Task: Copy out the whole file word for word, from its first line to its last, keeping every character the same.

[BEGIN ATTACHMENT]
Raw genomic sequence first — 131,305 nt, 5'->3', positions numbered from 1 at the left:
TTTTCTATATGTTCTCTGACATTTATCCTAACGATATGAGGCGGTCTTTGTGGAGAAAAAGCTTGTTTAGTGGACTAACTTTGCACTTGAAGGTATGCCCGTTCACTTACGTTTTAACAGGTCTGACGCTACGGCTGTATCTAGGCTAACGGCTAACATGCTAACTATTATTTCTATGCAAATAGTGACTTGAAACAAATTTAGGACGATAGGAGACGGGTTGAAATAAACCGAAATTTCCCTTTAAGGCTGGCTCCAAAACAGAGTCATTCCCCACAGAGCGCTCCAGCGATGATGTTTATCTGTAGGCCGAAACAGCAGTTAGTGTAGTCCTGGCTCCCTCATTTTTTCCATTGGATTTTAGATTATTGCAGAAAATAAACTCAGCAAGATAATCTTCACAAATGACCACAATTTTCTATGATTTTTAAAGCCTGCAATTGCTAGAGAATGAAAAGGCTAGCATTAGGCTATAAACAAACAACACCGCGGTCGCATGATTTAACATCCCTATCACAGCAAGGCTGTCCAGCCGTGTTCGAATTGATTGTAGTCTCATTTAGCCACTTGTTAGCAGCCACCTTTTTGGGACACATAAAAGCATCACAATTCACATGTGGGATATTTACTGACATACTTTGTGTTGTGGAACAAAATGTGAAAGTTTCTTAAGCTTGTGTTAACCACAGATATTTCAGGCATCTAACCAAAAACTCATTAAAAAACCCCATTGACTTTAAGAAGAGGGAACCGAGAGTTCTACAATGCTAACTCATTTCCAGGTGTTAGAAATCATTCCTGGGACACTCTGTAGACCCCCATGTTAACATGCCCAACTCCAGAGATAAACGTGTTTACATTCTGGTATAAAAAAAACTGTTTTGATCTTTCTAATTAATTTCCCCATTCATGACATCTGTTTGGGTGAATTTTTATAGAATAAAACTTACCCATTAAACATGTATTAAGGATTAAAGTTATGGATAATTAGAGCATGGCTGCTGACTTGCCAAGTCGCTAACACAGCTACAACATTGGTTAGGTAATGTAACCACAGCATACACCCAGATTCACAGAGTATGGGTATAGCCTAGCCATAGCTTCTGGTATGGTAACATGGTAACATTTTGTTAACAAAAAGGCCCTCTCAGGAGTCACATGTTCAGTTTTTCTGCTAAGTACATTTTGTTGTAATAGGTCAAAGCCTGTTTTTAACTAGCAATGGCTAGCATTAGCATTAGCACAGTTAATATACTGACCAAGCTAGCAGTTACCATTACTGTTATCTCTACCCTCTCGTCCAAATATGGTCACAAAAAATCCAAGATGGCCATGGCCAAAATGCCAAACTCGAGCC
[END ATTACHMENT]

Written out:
Raw genomic sequence first — 131,305 nt, 5'->3', positions numbered from 1 at the left:
TTTTCTATATGTTCTCTGACATTTATCCTAACGATATGAGGCGGTCTTTGTGGAGAAAAAGCTTGTTTAGTGGACTAACTTTGCACTTGAAGGTATGCCCGTTCACTTACGTTTTAACAGGTCTGACGCTACGGCTGTATCTAGGCTAACGGCTAACATGCTAACTATTATTTCTATGCAAATAGTGACTTGAAACAAATTTAGGACGATAGGAGACGGGTTGAAATAAACCGAAATTTCCCTTTAAGGCTGGCTCCAAAACAGAGTCATTCCCCACAGAGCGCTCCAGCGATGATGTTTATCTGTAGGCCGAAACAGCAGTTAGTGTAGTCCTGGCTCCCTCATTTTTTCCATTGGATTTTAGATTATTGCAGAAAATAAACTCAGCAAGATAATCTTCACAAATGACCACAATTTTCTATGATTTTTAAAGCCTGCAATTGCTAGAGAATGAAAAGGCTAGCATTAGGCTATAAACAAACAACACCGCGGTCGCATGATTTAACATCCCTATCACAGCAAGGCTGTCCAGCCGTGTTCGAATTGATTGTAGTCTCATTTAGCCACTTGTTAGCAGCCACCTTTTTGGGACACATAAAAGCATCACAATTCACATGTGGGATATTTACTGACATACTTTGTGTTGTGGAACAAAATGTGAAAGTTTCTTAAGCTTGTGTTAACCACAGATATTTCAGGCATCTAACCAAAAACTCATTAAAAAACCCCATTGACTTTAAGAAGAGGGAACCGAGAGTTCTACAATGCTAACTCATTTCCAGGTGTTAGAAATCATTCCTGGGACACTCTGTAGACCCCCATGTTAACATGCCCAACTCCAGAGATAAACGTGTTTACATTCTGGTATAAAAAAAACTGTTTTGATCTTTCTAATTAATTTCCCCATTCATGACATCTGTTTGGGTGAATTTTTATAGAATAAAACTTACCCATTAAACATGTATTAAGGATTAAAGTTATGGATAATTAGAGCATGGCTGCTGACTTGCCAAGTCGCTAACACAGCTACAACATTGGTTAGGTAATGTAACCACAGCATACACCCAGATTCACAGAGTATGGGTATAGCCTAGCCATAGCTTCTGGTATGGTAACATGGTAACATTTTGTTAACAAAAAGGCCCTCTCAGGAGTCACATGTTCAGTTTTTCTGCTAAGTACATTTTGTTGTAATAGGTCAAAGCCTGTTTTTAACTAGCAATGGCTAGCATTAGCATTAGCACAGTTAATATACTGACCAAGCTAGCAGTTACCATTACTGTTATCTCTACCCTCTCGTCCAAATATGGTCACAAAAAATCCAAGATGGCCATGGCCAAAATGCCAAACTCGAGCC